• Do you mean $0 is the first element in dictionary? Like [firstKey:firstValue]? – JW.ZG Jul 12 '16 at 16:20
  • In Swift Dictionaries are implemented as generic collections. The contents of a collection are accessed by iterating over its elements. In the case of a Dictionary these elements are defined as a tuples of key, value pairs. You can access the individual parts of a tuple using an index, so $0.0 corresponds to the first (a key) and $0.1 to the second (the value related to the key). – Teo Sartori Jul 13 '16 at 6:12
6

If you need to find some key for a value (i.e. not all of them if there is more than one, but just any arbitrary one):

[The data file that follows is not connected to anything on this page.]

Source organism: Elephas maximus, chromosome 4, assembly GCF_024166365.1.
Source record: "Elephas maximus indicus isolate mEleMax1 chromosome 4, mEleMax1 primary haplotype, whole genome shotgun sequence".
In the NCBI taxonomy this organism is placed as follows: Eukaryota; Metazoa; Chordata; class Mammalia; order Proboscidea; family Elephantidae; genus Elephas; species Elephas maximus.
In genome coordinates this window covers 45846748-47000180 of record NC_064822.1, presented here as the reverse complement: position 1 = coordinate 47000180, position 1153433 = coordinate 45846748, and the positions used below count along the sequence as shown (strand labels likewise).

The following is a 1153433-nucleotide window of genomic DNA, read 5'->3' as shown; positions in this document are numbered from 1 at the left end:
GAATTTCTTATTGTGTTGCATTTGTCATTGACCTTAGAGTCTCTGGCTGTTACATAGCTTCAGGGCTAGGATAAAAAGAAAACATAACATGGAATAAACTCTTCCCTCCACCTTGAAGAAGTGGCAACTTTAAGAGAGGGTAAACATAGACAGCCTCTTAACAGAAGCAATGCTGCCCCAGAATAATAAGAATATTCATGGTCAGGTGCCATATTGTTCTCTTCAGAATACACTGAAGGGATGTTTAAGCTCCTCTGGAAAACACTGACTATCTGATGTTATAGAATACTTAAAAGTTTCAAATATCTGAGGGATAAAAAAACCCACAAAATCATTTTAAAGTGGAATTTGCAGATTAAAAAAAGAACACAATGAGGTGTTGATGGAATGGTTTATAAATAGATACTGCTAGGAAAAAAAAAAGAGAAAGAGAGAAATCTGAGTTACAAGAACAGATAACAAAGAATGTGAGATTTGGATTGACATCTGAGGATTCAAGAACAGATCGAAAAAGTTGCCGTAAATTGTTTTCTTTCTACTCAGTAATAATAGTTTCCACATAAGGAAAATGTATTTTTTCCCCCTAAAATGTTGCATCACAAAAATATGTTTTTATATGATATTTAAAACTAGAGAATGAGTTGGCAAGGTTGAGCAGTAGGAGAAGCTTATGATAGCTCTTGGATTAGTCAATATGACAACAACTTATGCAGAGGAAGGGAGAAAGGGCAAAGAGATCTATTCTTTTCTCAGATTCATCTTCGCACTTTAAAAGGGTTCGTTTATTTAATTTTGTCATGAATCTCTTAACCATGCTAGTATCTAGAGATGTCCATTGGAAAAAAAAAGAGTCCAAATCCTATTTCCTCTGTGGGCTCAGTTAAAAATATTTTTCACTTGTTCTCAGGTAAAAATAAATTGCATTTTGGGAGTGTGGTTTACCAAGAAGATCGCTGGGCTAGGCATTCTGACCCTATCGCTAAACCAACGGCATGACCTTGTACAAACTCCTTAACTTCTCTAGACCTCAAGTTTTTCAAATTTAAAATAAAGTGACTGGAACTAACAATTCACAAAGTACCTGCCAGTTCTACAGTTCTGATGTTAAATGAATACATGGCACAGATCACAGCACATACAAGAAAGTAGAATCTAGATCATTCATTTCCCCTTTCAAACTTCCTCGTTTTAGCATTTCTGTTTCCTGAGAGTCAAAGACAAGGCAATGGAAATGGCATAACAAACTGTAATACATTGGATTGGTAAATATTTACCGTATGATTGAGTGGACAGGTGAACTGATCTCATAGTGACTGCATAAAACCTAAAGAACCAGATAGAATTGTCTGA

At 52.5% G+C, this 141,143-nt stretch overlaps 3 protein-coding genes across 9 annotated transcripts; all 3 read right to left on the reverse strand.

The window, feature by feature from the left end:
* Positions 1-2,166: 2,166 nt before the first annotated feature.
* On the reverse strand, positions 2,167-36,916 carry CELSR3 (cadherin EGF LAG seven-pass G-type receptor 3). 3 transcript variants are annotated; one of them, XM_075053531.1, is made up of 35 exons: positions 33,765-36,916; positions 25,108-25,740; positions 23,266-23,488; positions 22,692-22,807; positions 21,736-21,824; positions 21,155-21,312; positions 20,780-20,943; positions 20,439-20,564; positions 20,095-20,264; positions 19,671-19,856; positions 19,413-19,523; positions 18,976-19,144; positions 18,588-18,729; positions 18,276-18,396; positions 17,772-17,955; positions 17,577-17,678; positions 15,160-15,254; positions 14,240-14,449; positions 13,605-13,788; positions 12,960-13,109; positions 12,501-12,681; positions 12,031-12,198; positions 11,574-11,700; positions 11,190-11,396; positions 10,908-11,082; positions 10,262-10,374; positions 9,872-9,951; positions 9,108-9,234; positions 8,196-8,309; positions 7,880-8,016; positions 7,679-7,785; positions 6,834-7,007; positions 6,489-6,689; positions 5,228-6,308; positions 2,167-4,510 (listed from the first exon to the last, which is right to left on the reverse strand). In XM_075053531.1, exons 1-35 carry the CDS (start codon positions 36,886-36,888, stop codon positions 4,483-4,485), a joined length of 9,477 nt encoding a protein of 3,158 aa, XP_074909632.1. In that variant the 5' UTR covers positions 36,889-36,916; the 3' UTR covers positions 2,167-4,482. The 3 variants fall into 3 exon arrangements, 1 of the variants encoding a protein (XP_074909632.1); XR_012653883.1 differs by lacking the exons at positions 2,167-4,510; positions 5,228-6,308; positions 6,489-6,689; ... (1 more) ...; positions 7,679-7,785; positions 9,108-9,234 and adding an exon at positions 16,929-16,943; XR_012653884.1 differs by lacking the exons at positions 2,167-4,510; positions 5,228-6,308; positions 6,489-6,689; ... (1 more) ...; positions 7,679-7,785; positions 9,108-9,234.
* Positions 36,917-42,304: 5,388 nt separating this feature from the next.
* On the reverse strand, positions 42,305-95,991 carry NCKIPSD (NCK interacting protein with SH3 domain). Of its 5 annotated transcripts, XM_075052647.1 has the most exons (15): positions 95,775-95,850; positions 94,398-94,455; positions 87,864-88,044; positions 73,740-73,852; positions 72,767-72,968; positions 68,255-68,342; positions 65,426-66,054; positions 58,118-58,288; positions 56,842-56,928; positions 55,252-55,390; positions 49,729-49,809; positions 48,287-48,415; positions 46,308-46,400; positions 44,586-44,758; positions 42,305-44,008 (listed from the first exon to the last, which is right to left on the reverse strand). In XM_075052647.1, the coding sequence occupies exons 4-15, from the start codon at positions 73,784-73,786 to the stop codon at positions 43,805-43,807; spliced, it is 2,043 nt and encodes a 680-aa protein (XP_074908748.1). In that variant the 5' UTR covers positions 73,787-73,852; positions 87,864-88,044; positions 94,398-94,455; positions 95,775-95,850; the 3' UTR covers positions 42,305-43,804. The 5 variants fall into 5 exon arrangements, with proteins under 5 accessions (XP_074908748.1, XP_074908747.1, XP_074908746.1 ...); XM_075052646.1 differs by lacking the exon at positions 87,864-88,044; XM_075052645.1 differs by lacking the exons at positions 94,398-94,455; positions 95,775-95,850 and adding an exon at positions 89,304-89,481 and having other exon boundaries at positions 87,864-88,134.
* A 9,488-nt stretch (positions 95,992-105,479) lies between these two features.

extension Dictionary where Value: Equatable {

    func someKeyFor(value: Value) -> Key? {

        guard let index = indexOf({ $0.1 == value }) else {
            return nil
        }

        return self[index].0

    }

}

Above returns nil if there is no such key for a value.

3

Swift 5 without extension

For whatever reason these kinds of questions always elicit answers that use extension. If you need the key for a specific value from just a single dictionary or just a single time and don't want to (and should not) extend an entire Foundation object for a one-off case, do it manually:

var imageDictionary = [UIImage: UIImage]()

func getKey(for value: UIImage) {

    if let entry = imageDictionary.first(where: { (_, v) -> Bool in
        return v == value
    }) {
        print(entry.key)
    }

}
2

This will work in case you need any key for a specific value. In my case was the easiest approach. Hope that it helps:

Swift 4.1+

extension Dictionary where Key == String, Value: Equatable {
    func key(for value: Value) -> Key? {
        return compactMap { value == $1 ? $0 : nil }.first
    }
}